When full color images are formed by the toners comprising the above resins and fixed by the conventional image fixing method, the above toners have the following drawbacks:

(1) When the toners comprising a styrene-acrylic resin are used, glossy images are hardly obtained, so that they are not suitable for the formation of color images, although the toners do not cause any disadvantageous offset phenomenon. When the fixed images are not glossy, the light reflected by the surface of the images is scattered, since the inner reflection light having a particular color and the scattered reflection light are simultaneously sensed by the eyes, the density of the visible color is decreased and therefore the images look light-colored or faint and are not impressive.

(2) Since the toners comprising a resin having a relatively low molecular weight, such as polyester and epoxy resin, are softened at low temperatures, glossy images can be easily obtained and therefore such toners are suitable for color copying. However, the toners tend to adhere to an image fixing roller and are poor in the releasability from the roller, so that the offset phenomenon is apt to occur. Therefore it is necessary to apply an auxiliary agent such as silicone oil to an silicone-elastomer-coated roller with improved releasability. A Teflon roller does not have a sufficient image fixing temperature range for use in practice.

In a conventional full color copying apparatus, toners of a low-temperature-softening type, and a silicone-oil-applied silicone roller are employed for image fixing. However, the roller with improved releasability has the shortcoming that its life is not long. In order to solve this problem, it may be expected that an image fixing roller made of a fluorine-containing resin will be useful. However, the fact is that a roller made of the fluorine-containing resin is inferior in the toner releasability to the silicone roller, and when a low-temperature-softening type toner is used with the roller made of the fluorine-containing resin, the offset phenomenon is apt to occur and the image fixable temperature range is narrow.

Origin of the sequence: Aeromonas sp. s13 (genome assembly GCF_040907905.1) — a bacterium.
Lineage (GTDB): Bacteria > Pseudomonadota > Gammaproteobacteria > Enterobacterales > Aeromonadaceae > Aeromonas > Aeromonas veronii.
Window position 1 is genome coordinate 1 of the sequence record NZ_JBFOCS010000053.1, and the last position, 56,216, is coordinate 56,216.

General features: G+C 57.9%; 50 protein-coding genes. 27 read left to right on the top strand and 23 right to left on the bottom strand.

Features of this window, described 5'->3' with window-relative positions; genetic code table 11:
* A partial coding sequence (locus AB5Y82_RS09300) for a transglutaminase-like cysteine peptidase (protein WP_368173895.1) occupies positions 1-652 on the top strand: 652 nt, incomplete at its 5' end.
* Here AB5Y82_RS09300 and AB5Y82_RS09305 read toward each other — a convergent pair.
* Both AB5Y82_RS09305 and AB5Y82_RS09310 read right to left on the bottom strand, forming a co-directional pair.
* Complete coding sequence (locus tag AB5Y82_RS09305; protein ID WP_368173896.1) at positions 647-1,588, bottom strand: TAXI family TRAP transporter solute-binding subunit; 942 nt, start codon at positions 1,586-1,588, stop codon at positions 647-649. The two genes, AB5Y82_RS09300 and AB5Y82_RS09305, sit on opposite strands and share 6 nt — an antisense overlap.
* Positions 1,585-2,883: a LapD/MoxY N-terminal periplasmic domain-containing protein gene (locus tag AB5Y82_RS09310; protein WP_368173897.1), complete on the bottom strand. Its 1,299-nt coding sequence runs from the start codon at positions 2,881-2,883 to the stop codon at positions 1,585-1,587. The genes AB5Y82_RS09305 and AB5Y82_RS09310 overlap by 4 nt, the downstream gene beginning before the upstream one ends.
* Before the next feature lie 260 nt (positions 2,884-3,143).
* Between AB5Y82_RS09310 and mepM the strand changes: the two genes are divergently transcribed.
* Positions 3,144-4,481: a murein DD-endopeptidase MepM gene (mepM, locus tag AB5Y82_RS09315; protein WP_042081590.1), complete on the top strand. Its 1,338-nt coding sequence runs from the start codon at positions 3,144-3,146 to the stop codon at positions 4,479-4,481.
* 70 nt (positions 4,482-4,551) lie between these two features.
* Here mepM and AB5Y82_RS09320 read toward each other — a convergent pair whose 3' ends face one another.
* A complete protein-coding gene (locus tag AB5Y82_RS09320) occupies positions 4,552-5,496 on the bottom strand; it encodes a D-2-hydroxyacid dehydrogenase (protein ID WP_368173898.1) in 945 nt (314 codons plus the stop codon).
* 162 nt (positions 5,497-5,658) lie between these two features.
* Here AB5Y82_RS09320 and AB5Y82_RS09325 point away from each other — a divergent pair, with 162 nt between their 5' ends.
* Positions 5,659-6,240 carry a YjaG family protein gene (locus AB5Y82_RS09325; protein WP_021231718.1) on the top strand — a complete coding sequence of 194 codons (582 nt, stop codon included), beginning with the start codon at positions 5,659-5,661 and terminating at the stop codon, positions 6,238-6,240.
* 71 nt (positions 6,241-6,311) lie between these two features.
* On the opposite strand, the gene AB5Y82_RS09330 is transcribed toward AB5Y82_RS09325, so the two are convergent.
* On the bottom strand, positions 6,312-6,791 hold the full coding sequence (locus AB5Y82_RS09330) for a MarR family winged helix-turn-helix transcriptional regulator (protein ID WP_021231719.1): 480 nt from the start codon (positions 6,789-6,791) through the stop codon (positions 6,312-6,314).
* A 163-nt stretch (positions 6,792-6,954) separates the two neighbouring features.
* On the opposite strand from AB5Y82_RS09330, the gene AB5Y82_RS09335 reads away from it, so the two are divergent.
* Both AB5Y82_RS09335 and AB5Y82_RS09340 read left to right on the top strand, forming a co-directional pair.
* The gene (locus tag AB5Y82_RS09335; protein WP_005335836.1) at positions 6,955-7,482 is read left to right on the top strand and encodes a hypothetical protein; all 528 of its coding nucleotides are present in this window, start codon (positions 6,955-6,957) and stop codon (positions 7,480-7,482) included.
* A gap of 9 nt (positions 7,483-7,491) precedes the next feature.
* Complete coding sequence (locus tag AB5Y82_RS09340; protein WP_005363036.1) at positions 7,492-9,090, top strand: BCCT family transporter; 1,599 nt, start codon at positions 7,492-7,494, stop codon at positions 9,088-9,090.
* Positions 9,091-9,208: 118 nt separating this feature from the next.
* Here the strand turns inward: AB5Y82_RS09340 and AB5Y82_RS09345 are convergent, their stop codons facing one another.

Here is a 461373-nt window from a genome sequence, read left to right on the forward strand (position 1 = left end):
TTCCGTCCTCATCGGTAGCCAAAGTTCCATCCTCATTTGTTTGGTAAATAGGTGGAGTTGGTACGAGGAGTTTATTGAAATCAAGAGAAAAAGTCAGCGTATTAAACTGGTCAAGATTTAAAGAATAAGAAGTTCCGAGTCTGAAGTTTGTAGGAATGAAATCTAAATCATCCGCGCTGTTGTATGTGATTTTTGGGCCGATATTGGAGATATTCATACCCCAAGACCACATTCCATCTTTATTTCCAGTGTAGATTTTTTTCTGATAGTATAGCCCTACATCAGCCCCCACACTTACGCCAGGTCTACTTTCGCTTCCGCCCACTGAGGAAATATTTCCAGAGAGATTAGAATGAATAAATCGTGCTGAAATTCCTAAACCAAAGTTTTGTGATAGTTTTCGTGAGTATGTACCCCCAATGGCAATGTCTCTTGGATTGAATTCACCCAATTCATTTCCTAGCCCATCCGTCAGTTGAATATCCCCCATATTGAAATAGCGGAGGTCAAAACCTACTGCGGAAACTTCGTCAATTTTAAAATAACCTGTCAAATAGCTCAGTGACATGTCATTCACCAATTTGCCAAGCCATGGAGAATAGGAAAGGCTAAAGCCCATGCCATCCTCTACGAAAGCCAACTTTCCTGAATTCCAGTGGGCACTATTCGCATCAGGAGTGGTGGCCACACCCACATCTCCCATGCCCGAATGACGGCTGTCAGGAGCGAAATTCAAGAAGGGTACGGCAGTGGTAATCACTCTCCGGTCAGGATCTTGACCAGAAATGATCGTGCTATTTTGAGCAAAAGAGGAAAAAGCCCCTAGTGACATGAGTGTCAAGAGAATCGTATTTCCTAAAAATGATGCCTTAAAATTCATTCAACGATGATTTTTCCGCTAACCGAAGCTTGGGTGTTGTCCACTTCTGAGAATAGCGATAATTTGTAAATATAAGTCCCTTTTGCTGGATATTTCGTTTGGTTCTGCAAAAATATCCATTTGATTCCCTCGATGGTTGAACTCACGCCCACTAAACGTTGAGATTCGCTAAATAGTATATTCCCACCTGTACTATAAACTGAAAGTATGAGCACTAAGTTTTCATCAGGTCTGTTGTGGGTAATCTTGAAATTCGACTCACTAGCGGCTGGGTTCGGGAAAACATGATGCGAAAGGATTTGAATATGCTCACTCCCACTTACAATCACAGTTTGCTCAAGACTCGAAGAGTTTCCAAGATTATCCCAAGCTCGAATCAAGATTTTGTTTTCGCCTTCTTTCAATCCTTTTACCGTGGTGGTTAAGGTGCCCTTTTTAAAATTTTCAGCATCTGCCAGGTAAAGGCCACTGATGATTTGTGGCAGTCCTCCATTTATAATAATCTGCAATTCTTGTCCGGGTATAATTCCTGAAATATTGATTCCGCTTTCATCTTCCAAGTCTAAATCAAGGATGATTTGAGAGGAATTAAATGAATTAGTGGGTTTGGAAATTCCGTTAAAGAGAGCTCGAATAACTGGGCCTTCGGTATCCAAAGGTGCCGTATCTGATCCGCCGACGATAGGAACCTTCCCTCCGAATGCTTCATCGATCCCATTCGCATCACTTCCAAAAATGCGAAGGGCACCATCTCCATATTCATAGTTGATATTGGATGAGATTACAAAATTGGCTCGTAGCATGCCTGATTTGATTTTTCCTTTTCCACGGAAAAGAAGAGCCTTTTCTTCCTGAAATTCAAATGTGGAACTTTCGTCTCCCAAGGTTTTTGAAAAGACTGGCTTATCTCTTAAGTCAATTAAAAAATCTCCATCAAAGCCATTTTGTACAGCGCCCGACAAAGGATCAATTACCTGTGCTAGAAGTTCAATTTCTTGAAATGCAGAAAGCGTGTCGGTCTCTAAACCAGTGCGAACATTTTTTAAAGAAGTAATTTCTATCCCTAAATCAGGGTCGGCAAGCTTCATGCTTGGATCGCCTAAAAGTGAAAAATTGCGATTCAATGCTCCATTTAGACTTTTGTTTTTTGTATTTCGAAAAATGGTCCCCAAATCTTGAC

For color hard copies obtained by digital printing, a reproduction method of an area-gradation type is employed as a pseudo-color image gradation method. However, in the above digital printing, since the toners mentioned in the above (2) are employed in combination with the silicone-elastomer-coated roller with improved releasability, glossy images can be obtained. However, reproduction of dot images is not so good, possibly because the melted toner flows into the fibers of the paper. The result is that it is difficult to obtain images with the desired gradation and quality.

SUMMARY OF THE INVENTION

It is therefore an object of the present invention to provide an electrographic process capable of yielding images having appropriate glossiness and high quality by utilizing an area-gradation method, for example, for use in a digital color copier.

According to the present invention, the above object of the present invention can be attained by an electrographic process comprising the steps of forming latent electrostatic images on a photoconductive material, developing the latent electrostatic images with a toner to toner images, transferring the toner images to a recording sheet, and fixing the toner images to the recording sheet by causing the toner image bearing recording sheet to pass between a heat application roller coated with a fluorine-containing resin and a pressure application roller for applying pressure to the toner image so as to be fixed to the recording sheet, in which electrographic process the rheological characteristics of the toner are such that the loss tangent (tanδ), which is a ratio of the loss modulus (G") to the storage modulus (G'), is in the range of 1.70 to 3.00 when the storage modulus (G') is 105 dynes/cm2, namely

1.70≦tanδ≦3.00

where ##EQU2##

In the present invention, it is preferable that an area-gradation method be employed for the reproduction of a continuous image density gradation.

BRIEF DESCRIPTION OF THE DRAWINGS

In the drawings,

FIG. 1 is a schematic illustration of a toner for use in the present invention which is not fixed to a recording sheet.

FIG. 2 is a schematic illustration of a process of fixing the toner to a recording sheet.